Using the iPad as a learning tool in the classroom is both fun and a daily challenge, for students and for the teacher, and trying to use the iPads with special education students provides profound revelations on a daily basis. At first, I put everything on the iPad in the same manner I did for my regular education students because I thought it would increase interest and therefore the likelihood of “doing.” However, I have discovered that while the kids are excited to use the iPad, kids who struggle with attention, reading, and writing have a difficult time with certain iPad tasks.


Some kids can’t stop scrolling. When having them look for a specific place on a digital page, kids will make big swipes up and down and up and down… not stopping to look at topic sentences, key words, or even titles. They have to be taught to scroll slowly, looking for formatting clues such as titles and bold words. This has inspired frequent lessons and reviews of visual cues, reminding them what different sizes of text means (headings, titles, subtitles), how paragraphing can give us clues, and how annotating in the margins (using a tool such as Notability) can help students find what they are looking for.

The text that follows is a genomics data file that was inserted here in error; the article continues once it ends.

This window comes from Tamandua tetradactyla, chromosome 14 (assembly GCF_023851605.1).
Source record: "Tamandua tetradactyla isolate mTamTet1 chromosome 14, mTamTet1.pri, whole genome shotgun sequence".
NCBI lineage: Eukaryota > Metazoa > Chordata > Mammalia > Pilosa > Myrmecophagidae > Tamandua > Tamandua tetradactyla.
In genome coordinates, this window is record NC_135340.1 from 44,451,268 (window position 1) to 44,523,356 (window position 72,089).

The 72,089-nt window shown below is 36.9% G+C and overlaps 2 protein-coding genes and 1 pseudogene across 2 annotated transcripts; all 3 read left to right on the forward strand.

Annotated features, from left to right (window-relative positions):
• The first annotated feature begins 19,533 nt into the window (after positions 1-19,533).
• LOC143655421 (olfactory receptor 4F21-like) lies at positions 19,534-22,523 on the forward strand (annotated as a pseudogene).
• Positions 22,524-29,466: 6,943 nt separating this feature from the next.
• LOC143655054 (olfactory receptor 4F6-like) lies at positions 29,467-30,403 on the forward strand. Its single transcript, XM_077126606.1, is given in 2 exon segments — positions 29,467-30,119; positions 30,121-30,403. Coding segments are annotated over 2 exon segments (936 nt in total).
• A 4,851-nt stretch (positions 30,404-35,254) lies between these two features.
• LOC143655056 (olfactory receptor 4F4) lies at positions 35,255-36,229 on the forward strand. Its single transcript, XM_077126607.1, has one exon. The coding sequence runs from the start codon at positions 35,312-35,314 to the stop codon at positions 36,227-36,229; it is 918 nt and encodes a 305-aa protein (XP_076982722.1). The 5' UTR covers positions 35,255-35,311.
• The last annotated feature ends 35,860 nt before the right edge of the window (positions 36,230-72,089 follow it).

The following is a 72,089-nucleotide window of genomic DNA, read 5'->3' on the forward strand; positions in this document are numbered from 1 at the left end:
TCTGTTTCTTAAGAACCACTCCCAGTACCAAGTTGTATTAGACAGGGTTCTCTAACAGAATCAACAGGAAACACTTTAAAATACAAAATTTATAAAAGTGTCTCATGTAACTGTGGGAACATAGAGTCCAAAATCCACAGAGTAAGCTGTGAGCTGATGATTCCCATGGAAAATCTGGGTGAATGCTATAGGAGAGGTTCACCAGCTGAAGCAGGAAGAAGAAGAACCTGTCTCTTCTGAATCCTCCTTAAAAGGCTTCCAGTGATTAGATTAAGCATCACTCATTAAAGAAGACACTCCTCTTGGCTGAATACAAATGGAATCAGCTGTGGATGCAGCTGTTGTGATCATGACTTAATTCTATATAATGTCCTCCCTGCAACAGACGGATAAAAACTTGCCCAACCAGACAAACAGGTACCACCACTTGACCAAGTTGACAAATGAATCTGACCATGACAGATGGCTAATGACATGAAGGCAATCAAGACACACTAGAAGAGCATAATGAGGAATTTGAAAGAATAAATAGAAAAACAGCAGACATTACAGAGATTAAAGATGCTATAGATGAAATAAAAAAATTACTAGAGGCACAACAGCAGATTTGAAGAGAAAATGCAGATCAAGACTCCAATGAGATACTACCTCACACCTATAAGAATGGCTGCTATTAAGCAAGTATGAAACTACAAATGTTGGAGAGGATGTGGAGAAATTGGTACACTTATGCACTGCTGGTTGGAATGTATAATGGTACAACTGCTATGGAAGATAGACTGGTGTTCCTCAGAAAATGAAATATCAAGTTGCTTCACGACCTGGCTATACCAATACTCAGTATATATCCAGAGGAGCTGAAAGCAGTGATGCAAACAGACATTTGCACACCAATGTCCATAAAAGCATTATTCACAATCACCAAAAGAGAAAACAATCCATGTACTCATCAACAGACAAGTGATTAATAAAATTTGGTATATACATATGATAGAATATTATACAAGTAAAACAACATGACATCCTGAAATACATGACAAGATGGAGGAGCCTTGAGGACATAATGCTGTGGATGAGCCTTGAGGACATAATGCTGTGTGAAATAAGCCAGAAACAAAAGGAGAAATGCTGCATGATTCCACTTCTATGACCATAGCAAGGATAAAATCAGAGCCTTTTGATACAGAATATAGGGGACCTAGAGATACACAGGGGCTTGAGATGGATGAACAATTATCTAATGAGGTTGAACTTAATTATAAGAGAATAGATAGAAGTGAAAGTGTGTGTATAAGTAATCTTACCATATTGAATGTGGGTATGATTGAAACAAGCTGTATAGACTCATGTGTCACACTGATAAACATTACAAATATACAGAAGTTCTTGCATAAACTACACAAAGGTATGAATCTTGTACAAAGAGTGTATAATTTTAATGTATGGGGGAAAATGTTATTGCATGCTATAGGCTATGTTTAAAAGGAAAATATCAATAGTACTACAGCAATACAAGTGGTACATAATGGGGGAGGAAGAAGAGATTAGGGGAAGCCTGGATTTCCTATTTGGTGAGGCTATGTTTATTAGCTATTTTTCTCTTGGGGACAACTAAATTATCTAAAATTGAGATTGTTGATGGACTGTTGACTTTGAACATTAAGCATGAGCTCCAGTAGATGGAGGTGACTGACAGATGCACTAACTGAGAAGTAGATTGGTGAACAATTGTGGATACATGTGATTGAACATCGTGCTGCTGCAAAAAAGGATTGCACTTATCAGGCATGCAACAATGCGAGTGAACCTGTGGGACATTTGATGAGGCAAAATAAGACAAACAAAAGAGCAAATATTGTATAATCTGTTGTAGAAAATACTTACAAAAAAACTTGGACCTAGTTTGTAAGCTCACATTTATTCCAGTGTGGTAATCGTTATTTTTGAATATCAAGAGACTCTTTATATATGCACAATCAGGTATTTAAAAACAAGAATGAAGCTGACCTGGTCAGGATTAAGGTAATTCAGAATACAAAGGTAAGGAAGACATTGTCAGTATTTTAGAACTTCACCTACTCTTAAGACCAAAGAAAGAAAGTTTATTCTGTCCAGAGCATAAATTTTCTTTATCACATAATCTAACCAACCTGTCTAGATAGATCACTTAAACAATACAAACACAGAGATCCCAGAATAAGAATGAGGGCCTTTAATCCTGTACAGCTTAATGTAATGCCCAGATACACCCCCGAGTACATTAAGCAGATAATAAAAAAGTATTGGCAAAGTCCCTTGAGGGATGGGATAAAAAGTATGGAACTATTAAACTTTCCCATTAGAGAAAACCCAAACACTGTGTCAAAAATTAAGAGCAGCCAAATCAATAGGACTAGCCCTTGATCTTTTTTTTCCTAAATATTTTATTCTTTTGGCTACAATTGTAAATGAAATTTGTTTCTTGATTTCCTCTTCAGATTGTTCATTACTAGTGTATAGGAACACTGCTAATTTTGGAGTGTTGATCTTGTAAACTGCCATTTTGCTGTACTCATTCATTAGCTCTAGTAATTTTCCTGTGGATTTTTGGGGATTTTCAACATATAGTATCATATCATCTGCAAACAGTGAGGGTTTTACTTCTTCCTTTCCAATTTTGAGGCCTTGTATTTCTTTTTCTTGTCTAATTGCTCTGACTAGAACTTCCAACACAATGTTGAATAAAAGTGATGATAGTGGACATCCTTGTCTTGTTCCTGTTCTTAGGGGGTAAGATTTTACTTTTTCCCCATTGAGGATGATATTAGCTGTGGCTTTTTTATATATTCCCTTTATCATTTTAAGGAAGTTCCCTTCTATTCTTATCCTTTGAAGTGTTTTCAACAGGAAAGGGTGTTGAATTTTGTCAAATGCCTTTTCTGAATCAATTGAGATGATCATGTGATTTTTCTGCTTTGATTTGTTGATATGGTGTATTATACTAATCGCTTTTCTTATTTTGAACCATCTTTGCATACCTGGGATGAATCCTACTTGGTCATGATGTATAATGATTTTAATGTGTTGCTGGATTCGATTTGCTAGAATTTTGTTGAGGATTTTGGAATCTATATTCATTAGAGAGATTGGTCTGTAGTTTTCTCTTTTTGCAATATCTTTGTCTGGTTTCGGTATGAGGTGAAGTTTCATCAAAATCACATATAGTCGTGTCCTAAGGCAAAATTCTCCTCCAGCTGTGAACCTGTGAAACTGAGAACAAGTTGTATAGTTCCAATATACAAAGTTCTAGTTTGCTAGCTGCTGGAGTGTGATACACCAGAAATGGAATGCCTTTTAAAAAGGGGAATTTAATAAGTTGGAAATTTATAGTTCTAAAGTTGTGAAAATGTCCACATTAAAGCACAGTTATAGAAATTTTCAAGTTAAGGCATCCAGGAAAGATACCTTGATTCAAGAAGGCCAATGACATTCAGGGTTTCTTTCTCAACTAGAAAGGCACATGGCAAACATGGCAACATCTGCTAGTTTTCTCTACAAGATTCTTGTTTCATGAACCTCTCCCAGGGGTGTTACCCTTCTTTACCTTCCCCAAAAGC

Logins & Passwords

Anything that requires a login or password is painful. The majority of special education kids forget their logins and passwords, and forget that they wrote them down somewhere, and forget where they wrote them down, and forget what they titled the note in which they wrote them down, and have duplicate notes and have a hard time finding the right login and password. Any classwork that requires kids to login takes an extra 10-15 minutes to get through these issues, reset passwords, etc. Home assignments don’t get completed because of these issues. If a teacher can get students to share their passwords, the teacher can keep a private record.

Digital v. Paper Worksheets